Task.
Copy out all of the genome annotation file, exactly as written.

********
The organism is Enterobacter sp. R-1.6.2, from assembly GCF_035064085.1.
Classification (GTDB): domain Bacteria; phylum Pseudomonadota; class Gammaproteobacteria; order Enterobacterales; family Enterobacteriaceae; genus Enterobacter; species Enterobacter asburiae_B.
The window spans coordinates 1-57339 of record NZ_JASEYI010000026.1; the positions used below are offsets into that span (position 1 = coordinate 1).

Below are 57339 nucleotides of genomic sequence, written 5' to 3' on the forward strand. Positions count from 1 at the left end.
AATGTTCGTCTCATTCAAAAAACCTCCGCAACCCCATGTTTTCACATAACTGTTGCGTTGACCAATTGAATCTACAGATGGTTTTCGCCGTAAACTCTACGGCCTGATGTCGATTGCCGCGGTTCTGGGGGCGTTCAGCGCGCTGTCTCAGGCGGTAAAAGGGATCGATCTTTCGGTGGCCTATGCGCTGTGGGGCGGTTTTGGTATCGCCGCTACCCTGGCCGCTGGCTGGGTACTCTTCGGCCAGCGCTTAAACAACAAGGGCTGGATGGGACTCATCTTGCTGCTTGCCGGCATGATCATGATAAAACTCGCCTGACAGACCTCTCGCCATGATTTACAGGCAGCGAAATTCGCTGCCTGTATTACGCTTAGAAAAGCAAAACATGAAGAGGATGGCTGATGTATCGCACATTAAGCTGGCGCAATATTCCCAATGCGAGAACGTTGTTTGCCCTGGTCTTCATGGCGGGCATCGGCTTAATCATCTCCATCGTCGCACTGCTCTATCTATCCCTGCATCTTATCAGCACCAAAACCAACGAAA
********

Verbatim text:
The organism is Enterobacter sp. R-1.6.2, from assembly GCF_035064085.1.
Classification (GTDB): domain Bacteria; phylum Pseudomonadota; class Gammaproteobacteria; order Enterobacterales; family Enterobacteriaceae; genus Enterobacter; species Enterobacter asburiae_B.
The window spans coordinates 1-57339 of record NZ_JASEYI010000026.1; the positions used below are offsets into that span (position 1 = coordinate 1).

Below are 57339 nucleotides of genomic sequence, written 5' to 3' on the forward strand. Positions count from 1 at the left end.
AATGTTCGTCTCATTCAAAAAACCTCCGCAACCCCATGTTTTCACATAACTGTTGCGTTGACCAATTGAATCTACAGATGGTTTTCGCCGTAAACTCTACGGCCTGATGTCGATTGCCGCGGTTCTGGGGGCGTTCAGCGCGCTGTCTCAGGCGGTAAAAGGGATCGATCTTTCGGTGGCCTATGCGCTGTGGGGCGGTTTTGGTATCGCCGCTACCCTGGCCGCTGGCTGGGTACTCTTCGGCCAGCGCTTAAACAACAAGGGCTGGATGGGACTCATCTTGCTGCTTGCCGGCATGATCATGATAAAACTCGCCTGACAGACCTCTCGCCATGATTTACAGGCAGCGAAATTCGCTGCCTGTATTACGCTTAGAAAAGCAAAACATGAAGAGGATGGCTGATGTATCGCACATTAAGCTGGCGCAATATTCCCAATGCGAGAACGTTGTTTGCCCTGGTCTTCATGGCGGGCATCGGCTTAATCATCTCCATCGTCGCACTGCTCTATCTATCCCTGCATCTTATCAGCACCAAAACCAACGAAA